Having said that, in line with the downturn in new buildings, the number of full building refurbishments is also expected to reduce due to the difficult economic climate.
As intelligent building controls have become more complex, the value of each individual contract has risen significantly so that contracts valued between £100 000 - £350,000 represent the largest share by value.
Perhaps not surprisingly, London and the south east account for the largest regional expenditure on intelligent building controls and for 32 per cent of the total UK expenditure. This is clearly down to the large number of non-residential properties within the region.
Although society's attitude to energy usage is changing and there is an increasing awareness of the need to reduce the consumption of natural resources, this alone will not drive the demand for intelligent building controls. Nevertheless, the importance of corporate social responsibility on companies' growth strategies should not be underestimated; an organisation that displays its green credentials is more likely to be favoured by the public.
While the need to reduce energy largely drives the specification and installation of intelligent building systems, building services are made up of many other systems, such as heat pumps, solar thermal and combined heat and power. Packaged systems like these will only be energy efficient if their controls are integrated.
Companies are also more conscious of their energy expenditure. End-users of IBC systems have become more aware of the need to obtain information about their buildings. The information can subsequently be used to develop performance indicators and to identify ways in which energy expenditure can be reduced. As a result, end-users are becoming more willing to invest in IBC systems.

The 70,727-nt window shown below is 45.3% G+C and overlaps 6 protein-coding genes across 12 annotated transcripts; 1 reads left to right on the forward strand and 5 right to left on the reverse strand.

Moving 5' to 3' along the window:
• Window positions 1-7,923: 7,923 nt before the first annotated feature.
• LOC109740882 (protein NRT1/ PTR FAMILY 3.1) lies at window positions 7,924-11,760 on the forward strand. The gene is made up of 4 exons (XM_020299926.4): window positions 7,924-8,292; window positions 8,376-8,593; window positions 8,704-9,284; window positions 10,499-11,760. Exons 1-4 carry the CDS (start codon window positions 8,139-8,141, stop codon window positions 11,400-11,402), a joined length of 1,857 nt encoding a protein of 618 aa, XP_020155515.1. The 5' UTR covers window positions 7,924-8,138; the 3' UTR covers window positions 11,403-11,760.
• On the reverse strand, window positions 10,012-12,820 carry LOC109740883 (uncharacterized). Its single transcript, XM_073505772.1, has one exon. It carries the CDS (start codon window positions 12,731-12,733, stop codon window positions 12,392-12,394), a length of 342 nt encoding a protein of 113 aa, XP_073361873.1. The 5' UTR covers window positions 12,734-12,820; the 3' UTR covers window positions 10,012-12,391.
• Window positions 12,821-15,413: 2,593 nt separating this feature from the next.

Legislation is another main driver for the increased use of intelligent building controls. Part L of the 2006 UK Building Regulations was heavily influenced by the Energy Performance of Buildings Directive (EPBD), notably the introduction of Energy Performance Certificates.
All new buildings have to pass through the Simplified Building Energy Model (SBEM) calculation (or equivalent). Achieving this increases the requirement for a better control of HVAC systems and also sets a requirement for energy monitoring. This increases the scope of building controls because the energy metering system is usually linked to the IBC system.
The latest revision of the EPBD began at the end of 2007 and is likely to increase the emphasis on the controls requirement of HVAC systems in order to increase the energy efficiency of buildings. The IBC market can therefore look forward to further growth, despite the current economic climate.
BSRIA Proplan is a global market research specialist in the building environmental controls, fire protection and security sector. BSRIA Proplan is led by BSRIA senior researcher Jeremy Towler.